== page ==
The aim of the study is to evaluate the efficacy, safety, feasibility, and the economic impact of infusion therapy in the outpatient setting” Polignano et al (2016).
OBJECTIVE: Intravenous iloprost is an important option in the treatment of ischemic disease of the lower limbs; however, the administration of therapy is frequently compromised because of the need for long cycles of infusion in a hospital setting. The aim of the study is to evaluate the efficacy, safety, feasibility, and the economic impact of infusion therapy in the outpatient setting.
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PATIENTS AND METHODS: Twenty-four consecutive patients were treated with iloprost at their homes where they were administered a slow rate of infusion for 24 hours a day, during 9.9 ± 2.3 days, with a portable syringe pump (Infonde®).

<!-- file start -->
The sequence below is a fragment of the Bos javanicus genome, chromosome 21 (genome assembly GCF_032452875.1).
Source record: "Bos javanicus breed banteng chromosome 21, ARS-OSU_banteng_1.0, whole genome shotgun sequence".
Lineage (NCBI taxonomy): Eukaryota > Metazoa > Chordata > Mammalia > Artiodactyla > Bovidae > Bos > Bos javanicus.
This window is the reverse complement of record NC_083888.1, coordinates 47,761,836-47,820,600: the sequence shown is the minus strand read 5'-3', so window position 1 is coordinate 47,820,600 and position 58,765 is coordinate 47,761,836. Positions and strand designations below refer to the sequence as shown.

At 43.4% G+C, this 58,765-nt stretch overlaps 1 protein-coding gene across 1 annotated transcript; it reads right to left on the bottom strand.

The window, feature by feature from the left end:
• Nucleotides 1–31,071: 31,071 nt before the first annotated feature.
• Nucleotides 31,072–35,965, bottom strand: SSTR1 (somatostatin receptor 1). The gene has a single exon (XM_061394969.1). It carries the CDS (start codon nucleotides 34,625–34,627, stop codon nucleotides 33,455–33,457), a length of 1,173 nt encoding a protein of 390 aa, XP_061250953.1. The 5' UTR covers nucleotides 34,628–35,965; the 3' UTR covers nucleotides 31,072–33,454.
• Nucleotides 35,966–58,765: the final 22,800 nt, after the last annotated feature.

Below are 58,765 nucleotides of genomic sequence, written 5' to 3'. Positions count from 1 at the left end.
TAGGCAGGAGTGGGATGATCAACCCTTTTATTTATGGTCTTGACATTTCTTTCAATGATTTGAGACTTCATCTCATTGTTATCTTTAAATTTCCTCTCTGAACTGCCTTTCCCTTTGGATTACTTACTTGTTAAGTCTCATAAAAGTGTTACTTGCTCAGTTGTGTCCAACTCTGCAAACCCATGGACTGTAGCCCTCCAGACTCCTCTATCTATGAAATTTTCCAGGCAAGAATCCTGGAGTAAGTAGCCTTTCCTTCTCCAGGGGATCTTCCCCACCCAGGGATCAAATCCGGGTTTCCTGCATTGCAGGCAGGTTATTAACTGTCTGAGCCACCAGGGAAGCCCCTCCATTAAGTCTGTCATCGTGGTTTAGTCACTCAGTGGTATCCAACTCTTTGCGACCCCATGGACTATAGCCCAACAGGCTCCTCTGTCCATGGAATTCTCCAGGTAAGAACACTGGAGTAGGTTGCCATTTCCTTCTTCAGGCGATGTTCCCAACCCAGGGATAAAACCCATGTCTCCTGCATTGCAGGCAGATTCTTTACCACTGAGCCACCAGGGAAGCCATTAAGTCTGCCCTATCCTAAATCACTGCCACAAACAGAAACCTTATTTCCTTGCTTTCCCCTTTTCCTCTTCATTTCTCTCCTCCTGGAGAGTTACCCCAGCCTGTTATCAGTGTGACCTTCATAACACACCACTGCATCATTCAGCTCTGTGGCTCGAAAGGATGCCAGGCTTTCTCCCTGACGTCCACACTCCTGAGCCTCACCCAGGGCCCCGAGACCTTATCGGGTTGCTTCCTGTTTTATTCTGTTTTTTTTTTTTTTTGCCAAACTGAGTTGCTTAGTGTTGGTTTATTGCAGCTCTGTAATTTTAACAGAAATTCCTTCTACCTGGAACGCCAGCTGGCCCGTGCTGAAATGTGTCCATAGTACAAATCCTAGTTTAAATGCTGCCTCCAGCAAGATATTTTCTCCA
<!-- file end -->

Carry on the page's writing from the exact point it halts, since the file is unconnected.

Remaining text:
RESULTS: The clinical condition of patients evaluated with the modified SVS/ISCVS scale significantly improved after treatment (+1.29 ± 1.04 points vs. baseline, p<0.001). The drug was well tolerated; neither significant adverse events associated with medication nor problems related to venous access were recorded at home. Ninety-six percent of patients successfully completed the entire treatment cycle, and the evaluation questionnaire showed a high acceptance of the therapy. From the perspective of the hospital authority, lower direct medical costs were estimated for the domiciliary infusion process compared with the inpatient infusion setting.
CONCLUSIONS: Treatment with iloprost in the outpatient setting is effective, safe, feasible, and more acceptable to patients than infusion at the hospital. In addition, it has a favorable economic and organizational impact on the medical ward.
Polignano, R., Baggiore, C., Falciani, F., Restelli, U., Troisi, N., Michelagnoli, S., Panigada, G., Tatini, S., Farina, A. and Landini, G. (2016) Efficacy, safety and feasibility of intravenous iloprost in the domiciliary treatment of patients with ischemic disease of the lower limbs. European Review for Medical and Pharmacological Sciences. 20(17), p.3720-6.
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